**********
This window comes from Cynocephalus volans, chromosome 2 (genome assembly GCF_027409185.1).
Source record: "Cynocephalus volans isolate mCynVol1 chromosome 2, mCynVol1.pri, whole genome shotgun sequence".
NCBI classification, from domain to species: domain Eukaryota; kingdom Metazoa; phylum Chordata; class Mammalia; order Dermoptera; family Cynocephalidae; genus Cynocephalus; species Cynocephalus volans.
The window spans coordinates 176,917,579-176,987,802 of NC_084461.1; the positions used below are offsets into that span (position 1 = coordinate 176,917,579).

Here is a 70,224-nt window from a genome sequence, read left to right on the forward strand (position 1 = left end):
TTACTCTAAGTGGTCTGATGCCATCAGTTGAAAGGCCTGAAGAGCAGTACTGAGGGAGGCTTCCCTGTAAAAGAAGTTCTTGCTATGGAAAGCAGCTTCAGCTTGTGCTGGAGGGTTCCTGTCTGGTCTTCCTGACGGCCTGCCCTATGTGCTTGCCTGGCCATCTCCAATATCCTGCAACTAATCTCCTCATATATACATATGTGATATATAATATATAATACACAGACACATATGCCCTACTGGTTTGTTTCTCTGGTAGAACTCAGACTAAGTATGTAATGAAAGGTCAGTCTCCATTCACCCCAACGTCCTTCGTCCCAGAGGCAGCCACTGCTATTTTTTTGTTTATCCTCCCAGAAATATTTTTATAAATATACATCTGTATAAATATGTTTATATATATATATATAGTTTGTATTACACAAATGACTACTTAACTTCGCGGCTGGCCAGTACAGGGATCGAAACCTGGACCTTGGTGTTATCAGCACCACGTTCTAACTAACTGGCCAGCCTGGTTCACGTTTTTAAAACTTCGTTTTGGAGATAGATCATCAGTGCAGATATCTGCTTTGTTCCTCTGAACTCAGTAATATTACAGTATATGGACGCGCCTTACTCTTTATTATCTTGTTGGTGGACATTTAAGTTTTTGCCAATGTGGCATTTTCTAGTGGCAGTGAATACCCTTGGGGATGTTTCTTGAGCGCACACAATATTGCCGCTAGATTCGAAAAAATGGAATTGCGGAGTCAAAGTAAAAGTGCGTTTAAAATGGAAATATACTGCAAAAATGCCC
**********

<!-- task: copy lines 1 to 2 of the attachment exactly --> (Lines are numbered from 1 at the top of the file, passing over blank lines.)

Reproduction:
This window comes from Cynocephalus volans, chromosome 2 (genome assembly GCF_027409185.1).
Source record: "Cynocephalus volans isolate mCynVol1 chromosome 2, mCynVol1.pri, whole genome shotgun sequence".